GoNNER from Art in Heart
Feel a little down from all the Roguelike-like-likes? Feel like the genre is on its last legs? A little dead perhaps? Maybe even a little bloated from all the gimmicks people are trying to throw into it to stay fresh and new? GoNNER is a minimalist side-scrolling platformer/shooter Roguelike-like-like-like, but it’s beautiful in its simplicity.
GoNNER sports a plain look with single-color objects and enemies. Stark blood red enemies stand out against a pure black background. Similarly, your character is a beacon of cool mint green or teal. Gameplay is also fairly simple: Jump, double-jump, shoot, active item. That’s about it.
Controls, however, are tight: Shooting, wall-jumping, and hit detection are all spot on – you have total control of yourself, and taking damage rarely feels unfair.
In a stroke of brilliance, the intro for the game teaches you that you can jump like a plumber off enemy’s heads. This is important, because as soon as you’re given a gun, you are unlikely to even think about head-stomping. However, nothing else is explained; you are left to discover what every item does on your own. Yet there is not a generous quantity of items, so it’s not as bad as, say, The Binding of Isaac.
Playing at breakneck speed is encouraged by the presence of a combo meter that rewards you with runes, that act as currency for pre-boss level merchants, and for extra lives that increase in cost as you use them.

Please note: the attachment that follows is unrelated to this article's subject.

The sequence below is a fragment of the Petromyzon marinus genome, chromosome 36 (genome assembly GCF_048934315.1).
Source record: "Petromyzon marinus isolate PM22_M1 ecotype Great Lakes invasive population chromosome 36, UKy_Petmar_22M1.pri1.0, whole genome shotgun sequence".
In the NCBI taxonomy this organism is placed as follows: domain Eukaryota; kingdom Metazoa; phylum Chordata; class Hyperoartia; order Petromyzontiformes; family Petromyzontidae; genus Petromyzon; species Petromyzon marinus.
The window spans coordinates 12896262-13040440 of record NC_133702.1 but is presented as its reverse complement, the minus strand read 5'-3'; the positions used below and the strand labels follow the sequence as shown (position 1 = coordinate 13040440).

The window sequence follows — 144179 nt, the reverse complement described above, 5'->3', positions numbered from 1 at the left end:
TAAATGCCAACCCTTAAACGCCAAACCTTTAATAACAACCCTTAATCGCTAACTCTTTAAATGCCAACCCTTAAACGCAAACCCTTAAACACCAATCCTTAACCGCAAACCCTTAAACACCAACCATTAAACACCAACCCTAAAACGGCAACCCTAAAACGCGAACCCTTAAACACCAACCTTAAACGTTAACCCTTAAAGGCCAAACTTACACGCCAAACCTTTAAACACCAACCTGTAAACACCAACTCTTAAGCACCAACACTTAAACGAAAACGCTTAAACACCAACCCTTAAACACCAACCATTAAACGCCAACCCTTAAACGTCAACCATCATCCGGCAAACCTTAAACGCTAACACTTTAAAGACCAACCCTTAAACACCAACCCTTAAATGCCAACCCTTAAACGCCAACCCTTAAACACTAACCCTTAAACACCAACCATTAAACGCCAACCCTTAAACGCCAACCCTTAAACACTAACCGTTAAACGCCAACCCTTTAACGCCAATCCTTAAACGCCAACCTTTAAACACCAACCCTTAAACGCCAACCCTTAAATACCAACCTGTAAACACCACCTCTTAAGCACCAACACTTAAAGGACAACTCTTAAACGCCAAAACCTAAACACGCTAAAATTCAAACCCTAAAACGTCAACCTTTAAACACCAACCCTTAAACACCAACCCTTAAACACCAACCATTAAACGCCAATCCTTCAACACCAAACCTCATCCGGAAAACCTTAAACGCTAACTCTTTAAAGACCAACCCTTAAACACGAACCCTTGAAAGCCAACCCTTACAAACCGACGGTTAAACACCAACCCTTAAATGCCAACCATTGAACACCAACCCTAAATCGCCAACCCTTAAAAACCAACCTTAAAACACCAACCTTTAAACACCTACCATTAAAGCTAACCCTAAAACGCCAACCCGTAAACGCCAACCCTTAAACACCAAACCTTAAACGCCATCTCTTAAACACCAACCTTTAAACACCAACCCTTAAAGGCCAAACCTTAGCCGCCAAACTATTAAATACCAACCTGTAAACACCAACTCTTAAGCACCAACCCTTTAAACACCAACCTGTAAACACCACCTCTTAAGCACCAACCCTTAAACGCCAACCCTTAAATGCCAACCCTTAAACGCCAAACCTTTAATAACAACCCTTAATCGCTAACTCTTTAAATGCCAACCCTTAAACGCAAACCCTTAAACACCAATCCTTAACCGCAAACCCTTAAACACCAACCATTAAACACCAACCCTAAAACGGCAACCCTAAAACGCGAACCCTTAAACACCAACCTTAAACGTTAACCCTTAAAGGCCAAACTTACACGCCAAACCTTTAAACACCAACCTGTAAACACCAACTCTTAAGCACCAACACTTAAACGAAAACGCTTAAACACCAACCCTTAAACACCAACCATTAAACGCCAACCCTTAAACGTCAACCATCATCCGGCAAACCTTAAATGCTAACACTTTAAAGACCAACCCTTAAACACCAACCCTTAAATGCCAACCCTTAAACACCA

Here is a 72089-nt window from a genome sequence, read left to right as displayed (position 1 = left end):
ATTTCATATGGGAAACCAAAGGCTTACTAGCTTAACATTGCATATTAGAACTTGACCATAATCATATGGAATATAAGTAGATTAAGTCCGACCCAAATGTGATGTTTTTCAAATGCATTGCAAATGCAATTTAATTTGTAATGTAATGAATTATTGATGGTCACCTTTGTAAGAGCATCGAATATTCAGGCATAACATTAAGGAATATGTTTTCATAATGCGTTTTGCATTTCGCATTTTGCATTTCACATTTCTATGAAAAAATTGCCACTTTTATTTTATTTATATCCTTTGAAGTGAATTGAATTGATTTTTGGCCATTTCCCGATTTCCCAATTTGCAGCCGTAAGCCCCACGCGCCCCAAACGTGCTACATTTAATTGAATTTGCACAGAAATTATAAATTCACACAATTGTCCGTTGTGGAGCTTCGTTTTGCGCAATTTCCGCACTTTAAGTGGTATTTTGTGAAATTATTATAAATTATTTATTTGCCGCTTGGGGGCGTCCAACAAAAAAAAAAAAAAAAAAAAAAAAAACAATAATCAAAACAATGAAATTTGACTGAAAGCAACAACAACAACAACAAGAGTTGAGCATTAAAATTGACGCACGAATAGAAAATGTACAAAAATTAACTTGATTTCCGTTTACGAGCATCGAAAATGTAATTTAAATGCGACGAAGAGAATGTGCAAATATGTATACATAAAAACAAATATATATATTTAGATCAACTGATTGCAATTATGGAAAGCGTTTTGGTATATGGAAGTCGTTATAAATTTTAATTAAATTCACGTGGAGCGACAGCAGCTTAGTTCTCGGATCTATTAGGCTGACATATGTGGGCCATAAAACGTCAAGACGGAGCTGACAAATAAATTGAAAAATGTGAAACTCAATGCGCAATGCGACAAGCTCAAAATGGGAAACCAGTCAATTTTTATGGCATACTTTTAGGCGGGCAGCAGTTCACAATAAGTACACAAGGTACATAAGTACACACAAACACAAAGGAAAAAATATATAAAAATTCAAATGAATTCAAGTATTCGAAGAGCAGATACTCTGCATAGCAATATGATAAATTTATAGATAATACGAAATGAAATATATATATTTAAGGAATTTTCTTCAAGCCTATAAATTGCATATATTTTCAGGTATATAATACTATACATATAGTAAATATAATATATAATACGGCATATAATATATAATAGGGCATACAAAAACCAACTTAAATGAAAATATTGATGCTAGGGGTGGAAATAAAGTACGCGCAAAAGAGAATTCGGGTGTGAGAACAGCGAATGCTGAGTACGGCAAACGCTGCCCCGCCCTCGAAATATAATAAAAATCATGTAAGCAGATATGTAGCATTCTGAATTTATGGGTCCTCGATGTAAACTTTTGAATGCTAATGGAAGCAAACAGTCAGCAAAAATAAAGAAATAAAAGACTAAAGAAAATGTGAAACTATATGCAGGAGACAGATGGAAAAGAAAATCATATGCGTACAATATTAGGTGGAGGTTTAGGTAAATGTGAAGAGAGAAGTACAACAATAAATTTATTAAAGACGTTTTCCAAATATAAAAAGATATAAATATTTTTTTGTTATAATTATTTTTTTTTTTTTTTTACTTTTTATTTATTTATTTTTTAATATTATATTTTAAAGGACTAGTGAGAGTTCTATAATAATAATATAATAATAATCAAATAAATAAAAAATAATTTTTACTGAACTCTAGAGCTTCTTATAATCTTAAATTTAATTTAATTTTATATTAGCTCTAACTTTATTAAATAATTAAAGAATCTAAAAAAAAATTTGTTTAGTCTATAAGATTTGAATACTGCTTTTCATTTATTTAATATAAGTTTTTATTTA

High Scores tables and a Daily Challenge scored both on time and points encourage players to try their luck at beating the unknown with items outside of their comfort zone.
The beautiful simplicity is marred by a couple of semi-related issues, though.
Amazing particle effects from killing enemies and explosions are a little too excited, as they’ll often obscure the action. Because you’re only looking at about three or four colors ever, enemies will blend into explosion effects and catch you off guard. This happens again when you’re actually hit, as all your items are thrown from you. You recover as a small headless, armless torso to pick up your bits.
The problem in this case is that you can lose track of yourself among your lost items, causing you to get hit immediately again. Getting hit without your head attached is instant death.
Another sticking point is that, because of such a minimalist introduction, I was unaware until much later that pressing up while jumping allowed me to jump much higher. Up until then, I’d thought I was limited to a short jump that would put Italian plumbers to shame.
The game is short, but there are things to discover and unlock. Then, once unlocked, you are free to start your run with whatever you have uncovered. This makes it a little less like a Roguelike, but is appreciated nonetheless. You still have to find and experiment with many of the items, but you don’t have to rely on the random number generator to use them, which I’m sure many vets will appreciate.
Imagine playing Rogue Legacy, building up your family castle to support big burly warriors, then rolling a bunch of flimsy-armed mages for several runs on end.
As short as it is, it has charm and just enough meat to it to warrant a space in your library. Even after completely doing everything there is to do with it, there are people competing on the daily challenge enough to test how well they are able to carry a combo compared to the next guy.
GoNNER is available via Steam.
Watch the official trailer for GoNNER below: